First, governments are slow, inefficient, and often significantly outperformed by the private sector.

They're also the deadliest institution to ever exist. Governments don't have a good track record: in multiple forms, they have consistently and reliably destroyed the greatest number of human lives throughout history. Giving them the reins on an issue of global importance may be naive.

Politicians and regulators often hold a great degree of self-interest, too. The example above, where a group of anonymous, kind world leaders come together to equitably distribute AI (with little thought on how they might gain personally) may not be all that realistic.

Growing corporate altruism

Likewise, though often painted as impersonal, money-hungry entities, AI companies are growing increasingly altruistic (at least on the surface).

Meta just open-sourced a suite of large language models up to 30B parameters, and are also opening their 175B language model - which performs similarly to GPT-3 - to research requests. Any researcher can download the 350GB model weights and do with them what they want, greatly increasing the transparency of artificial intelligence research.

On the other hand, OpenAI rigorously safety-tests their products before mass market distribution, and their executive team has shifted a great number of their priorities away from growth to AI alignment. Though they've received some criticism on close-sourcing aspects of their language models, how careful they're being with true industry-destroying technologies like DALL-E 2 gives me hope that it's in pursuit of equitable distribution.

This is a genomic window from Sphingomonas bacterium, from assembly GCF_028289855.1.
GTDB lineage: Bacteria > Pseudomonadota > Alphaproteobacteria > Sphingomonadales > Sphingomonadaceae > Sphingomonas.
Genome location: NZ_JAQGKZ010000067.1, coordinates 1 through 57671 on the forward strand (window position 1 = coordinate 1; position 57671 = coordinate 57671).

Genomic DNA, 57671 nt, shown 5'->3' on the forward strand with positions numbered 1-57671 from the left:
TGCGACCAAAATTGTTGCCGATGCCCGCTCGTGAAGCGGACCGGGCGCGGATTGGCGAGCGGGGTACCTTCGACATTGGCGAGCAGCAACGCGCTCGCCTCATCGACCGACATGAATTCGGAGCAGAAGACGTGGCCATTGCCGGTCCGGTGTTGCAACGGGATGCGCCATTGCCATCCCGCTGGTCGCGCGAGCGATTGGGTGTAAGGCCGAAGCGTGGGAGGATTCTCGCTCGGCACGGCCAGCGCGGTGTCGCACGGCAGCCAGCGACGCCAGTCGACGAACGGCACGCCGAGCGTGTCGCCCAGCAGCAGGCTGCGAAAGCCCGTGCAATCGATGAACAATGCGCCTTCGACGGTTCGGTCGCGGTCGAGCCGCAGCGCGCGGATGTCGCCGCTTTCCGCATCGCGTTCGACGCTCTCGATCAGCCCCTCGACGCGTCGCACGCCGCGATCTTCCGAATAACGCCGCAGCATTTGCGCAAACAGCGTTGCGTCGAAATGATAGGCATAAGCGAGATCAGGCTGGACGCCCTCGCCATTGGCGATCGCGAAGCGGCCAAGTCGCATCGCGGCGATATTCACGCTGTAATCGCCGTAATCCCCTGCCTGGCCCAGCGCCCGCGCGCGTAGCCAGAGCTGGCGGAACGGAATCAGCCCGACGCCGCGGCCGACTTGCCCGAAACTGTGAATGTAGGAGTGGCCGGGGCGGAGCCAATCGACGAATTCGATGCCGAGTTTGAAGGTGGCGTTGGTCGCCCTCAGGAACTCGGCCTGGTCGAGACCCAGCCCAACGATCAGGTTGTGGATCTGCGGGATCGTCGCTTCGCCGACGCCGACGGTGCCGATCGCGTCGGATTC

The bad actor dilemma

Let's say every world government comes together and agrees to hamper their own AI research for socio-economic concerns... except for one.

That outlier would receive a massive advantage economically. And you can bet they'd capitalize on it.

This is a formulation of the prisoner's dilemma. Simply put, it's in a nation's best interests to push artificial intelligence research forward as quickly as possible, despite the impact on their (or the rest of the world's) population. This is because of the first-mover advantage: a lead of just a few months in terms of AI progress could result in exponentially-improving gains.

That specific nation's economy might slingshot years ahead, and the order-of-magnitude improvements in economic efficiency could result in a situation akin to American world supremacy after they developed the atom bomb.

Final thoughts: the socio-economic impact of artificial intelligence

That takes us back to the present.

The socio-economic impact of artificial intelligence may still sound like science-fiction, but the majority of you will have it occur in your lifetime. As such, you should understand it, prepare for it, and help others do so as well.

My take? Though it would certainly be rife with implementation issues, any plan would be better than no plan, especially when it comes to technologies of this magnitude.

However, note that hampering AI growth would also prolong many aspects of human suffering. How much faster could we solve world hunger, or push the frontiers of habitable space research, for example, if artificial intelligence development was taken to its logical conclusion?

Either way, I'm not sure what the right choice is. But it's being made as we speak.